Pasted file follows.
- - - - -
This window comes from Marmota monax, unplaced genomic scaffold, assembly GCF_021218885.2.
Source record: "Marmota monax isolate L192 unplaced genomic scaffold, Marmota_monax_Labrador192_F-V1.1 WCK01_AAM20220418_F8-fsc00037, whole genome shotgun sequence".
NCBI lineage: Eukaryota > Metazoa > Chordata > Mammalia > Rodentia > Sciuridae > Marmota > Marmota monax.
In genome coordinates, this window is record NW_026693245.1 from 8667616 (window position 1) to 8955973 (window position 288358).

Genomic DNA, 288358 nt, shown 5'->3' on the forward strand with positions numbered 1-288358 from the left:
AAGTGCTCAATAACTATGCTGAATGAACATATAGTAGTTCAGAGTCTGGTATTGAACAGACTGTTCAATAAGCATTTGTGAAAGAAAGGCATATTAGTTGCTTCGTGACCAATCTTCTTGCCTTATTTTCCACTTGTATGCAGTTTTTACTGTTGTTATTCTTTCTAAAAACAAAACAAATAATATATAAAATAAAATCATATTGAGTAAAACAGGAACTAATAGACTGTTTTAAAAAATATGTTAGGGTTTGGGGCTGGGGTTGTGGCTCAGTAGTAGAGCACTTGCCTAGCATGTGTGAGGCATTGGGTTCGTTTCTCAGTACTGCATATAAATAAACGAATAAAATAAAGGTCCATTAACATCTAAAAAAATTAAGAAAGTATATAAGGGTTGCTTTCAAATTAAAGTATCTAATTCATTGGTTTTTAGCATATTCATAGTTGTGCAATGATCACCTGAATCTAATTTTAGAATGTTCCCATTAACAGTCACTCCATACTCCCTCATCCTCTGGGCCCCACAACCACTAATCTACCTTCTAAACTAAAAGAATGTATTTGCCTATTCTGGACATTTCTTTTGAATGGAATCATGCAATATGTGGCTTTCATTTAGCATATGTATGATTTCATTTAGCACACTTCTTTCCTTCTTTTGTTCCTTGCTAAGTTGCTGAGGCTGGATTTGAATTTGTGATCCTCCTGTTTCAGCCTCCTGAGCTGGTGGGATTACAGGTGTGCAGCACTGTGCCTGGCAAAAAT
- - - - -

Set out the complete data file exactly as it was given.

This window comes from Marmota monax, unplaced genomic scaffold, assembly GCF_021218885.2.
Source record: "Marmota monax isolate L192 unplaced genomic scaffold, Marmota_monax_Labrador192_F-V1.1 WCK01_AAM20220418_F8-fsc00037, whole genome shotgun sequence".
NCBI lineage: Eukaryota > Metazoa > Chordata > Mammalia > Rodentia > Sciuridae > Marmota > Marmota monax.
In genome coordinates, this window is record NW_026693245.1 from 8667616 (window position 1) to 8955973 (window position 288358).

Genomic DNA, 288358 nt, shown 5'->3' on the forward strand with positions numbered 1-288358 from the left:
AAGTGCTCAATAACTATGCTGAATGAACATATAGTAGTTCAGAGTCTGGTATTGAACAGACTGTTCAATAAGCATTTGTGAAAGAAAGGCATATTAGTTGCTTCGTGACCAATCTTCTTGCCTTATTTTCCACTTGTATGCAGTTTTTACTGTTGTTATTCTTTCTAAAAACAAAACAAATAATATATAAAATAAAATCATATTGAGTAAAACAGGAACTAATAGACTGTTTTAAAAAATATGTTAGGGTTTGGGGCTGGGGTTGTGGCTCAGTAGTAGAGCACTTGCCTAGCATGTGTGAGGCATTGGGTTCGTTTCTCAGTACTGCATATAAATAAACGAATAAAATAAAGGTCCATTAACATCTAAAAAAATTAAGAAAGTATATAAGGGTTGCTTTCAAATTAAAGTATCTAATTCATTGGTTTTTAGCATATTCATAGTTGTGCAATGATCACCTGAATCTAATTTTAGAATGTTCCCATTAACAGTCACTCCATACTCCCTCATCCTCTGGGCCCCACAACCACTAATCTACCTTCTAAACTAAAAGAATGTATTTGCCTATTCTGGACATTTCTTTTGAATGGAATCATGCAATATGTGGCTTTCATTTAGCATATGTATGATTTCATTTAGCACACTTCTTTCCTTCTTTTGTTCCTTGCTAAGTTGCTGAGGCTGGATTTGAATTTGTGATCCTCCTGTTTCAGCCTCCTGAGCTGGTGGGATTACAGGTGTGCAGCACTGTGCCTGGCAAAAAT